Chronic Kidney Disease in Children

June 18, 2021
Janelle Thomas MSN, RN
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Getting sick can feel like a normal part of growing up for any child. But, if your child is constantly sick or if symptoms point to their condition being serious, it can make you feel helpless and worry about their health. Such can be the case with chronic kidney disease. Despite the condition impacting an average of 12.1 million children per year, it can still be terrifying to see your little one dealing with the disease. You want to relieve their symptoms. But, how will the condition impact them long-term?

What is chronic kidney disease?

Your kidneys are bean-shaped organs that filter blood to produce urine, composed of wastes and extra fluid. They work around the clock to filter and remove waste from your body.

Chronic kidney disease (CKD) is a condition that permanently damages the kidneys. Over time, their kidney function decreases — making it more difficult to process food and clear out toxins. CKD is also commonly known as chronic renal disease or chronic kidney failure.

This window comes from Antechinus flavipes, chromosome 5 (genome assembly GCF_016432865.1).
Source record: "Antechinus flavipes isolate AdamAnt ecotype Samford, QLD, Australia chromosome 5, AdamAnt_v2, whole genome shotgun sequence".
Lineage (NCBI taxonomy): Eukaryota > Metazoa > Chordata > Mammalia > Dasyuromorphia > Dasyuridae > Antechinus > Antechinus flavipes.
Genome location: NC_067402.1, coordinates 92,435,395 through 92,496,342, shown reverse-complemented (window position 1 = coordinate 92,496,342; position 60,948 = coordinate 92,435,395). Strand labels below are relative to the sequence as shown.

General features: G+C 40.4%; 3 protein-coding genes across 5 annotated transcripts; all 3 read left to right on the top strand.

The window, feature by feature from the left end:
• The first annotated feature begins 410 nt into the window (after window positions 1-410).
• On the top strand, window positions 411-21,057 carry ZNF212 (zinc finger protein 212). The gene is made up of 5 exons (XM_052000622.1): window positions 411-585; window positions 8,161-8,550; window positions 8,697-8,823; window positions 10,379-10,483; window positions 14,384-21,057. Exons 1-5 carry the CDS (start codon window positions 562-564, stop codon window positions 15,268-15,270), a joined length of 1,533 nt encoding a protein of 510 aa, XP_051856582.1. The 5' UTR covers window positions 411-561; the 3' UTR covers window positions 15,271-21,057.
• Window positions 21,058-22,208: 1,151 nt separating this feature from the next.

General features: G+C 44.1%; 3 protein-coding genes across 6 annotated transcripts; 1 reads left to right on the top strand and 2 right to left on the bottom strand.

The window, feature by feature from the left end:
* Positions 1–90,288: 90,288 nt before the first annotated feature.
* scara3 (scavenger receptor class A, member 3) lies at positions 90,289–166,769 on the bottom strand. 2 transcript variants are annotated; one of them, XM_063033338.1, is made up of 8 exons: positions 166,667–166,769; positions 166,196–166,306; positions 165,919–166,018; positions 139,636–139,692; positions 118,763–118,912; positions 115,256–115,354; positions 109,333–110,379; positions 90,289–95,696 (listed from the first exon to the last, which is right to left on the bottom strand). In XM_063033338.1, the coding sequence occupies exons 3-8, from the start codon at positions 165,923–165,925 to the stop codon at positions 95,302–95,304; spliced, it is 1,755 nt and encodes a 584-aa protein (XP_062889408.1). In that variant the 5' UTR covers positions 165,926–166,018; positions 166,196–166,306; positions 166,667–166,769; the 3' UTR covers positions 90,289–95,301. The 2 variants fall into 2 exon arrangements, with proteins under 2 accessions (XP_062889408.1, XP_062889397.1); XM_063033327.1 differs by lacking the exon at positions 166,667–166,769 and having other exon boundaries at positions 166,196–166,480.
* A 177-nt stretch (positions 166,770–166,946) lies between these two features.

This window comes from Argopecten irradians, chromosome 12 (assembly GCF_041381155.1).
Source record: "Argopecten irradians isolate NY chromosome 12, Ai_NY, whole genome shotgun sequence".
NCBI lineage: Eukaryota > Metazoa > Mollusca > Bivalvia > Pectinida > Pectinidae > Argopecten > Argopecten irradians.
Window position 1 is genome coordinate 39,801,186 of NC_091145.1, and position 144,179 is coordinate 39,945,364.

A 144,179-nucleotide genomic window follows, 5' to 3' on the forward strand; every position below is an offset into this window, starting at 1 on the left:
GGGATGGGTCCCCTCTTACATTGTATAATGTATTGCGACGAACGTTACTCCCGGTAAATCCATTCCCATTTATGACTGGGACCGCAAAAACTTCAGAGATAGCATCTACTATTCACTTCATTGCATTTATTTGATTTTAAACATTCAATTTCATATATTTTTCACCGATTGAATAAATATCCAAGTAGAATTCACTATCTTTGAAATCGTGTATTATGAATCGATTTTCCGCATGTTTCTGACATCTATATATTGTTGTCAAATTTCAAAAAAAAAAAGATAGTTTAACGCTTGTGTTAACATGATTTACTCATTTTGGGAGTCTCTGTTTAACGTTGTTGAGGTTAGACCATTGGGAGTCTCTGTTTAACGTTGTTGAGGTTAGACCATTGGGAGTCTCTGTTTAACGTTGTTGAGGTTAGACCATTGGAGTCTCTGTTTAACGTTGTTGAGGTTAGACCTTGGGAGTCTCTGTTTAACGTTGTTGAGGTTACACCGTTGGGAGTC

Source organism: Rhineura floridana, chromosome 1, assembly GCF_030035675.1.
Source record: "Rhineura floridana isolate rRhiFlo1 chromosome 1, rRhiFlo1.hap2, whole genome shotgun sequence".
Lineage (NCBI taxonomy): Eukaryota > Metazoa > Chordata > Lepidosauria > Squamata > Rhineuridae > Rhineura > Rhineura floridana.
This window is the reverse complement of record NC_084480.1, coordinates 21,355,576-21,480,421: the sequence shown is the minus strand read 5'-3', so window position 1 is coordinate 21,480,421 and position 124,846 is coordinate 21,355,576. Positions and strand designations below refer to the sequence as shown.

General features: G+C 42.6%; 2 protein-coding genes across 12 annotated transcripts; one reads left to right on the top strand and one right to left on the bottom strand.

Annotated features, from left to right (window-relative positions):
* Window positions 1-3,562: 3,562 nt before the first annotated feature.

Cause of Chronic Kidney Disease

For most children, birth defects and hereditary diseases are the leading cause of CKD. But, they aren’t the only reasons. Chronic kidney disease can also be the result of:

  • Autoimmune disorders
  • Diabetes
  • Chemotherapy
  • Enlarged prostate in men
  • Glomerulonephritis — an inflammation of the kidneys’ filtering units
  • High blood pressure
  • Infection
  • Interstitial nephritis — an inflammation of the kidneys’ tubules and surrounding structures
  • Kidney Stones
  • Long-term use of certain medications
  • Lupus
  • Nephrotic syndrome
  • Polycystic kidney disease
  • Systemic diseases
  • Trauma
  • Tumors
  • Urinary tract infections, urine blockage, or reflux

Stages of Chronic Kidney Disease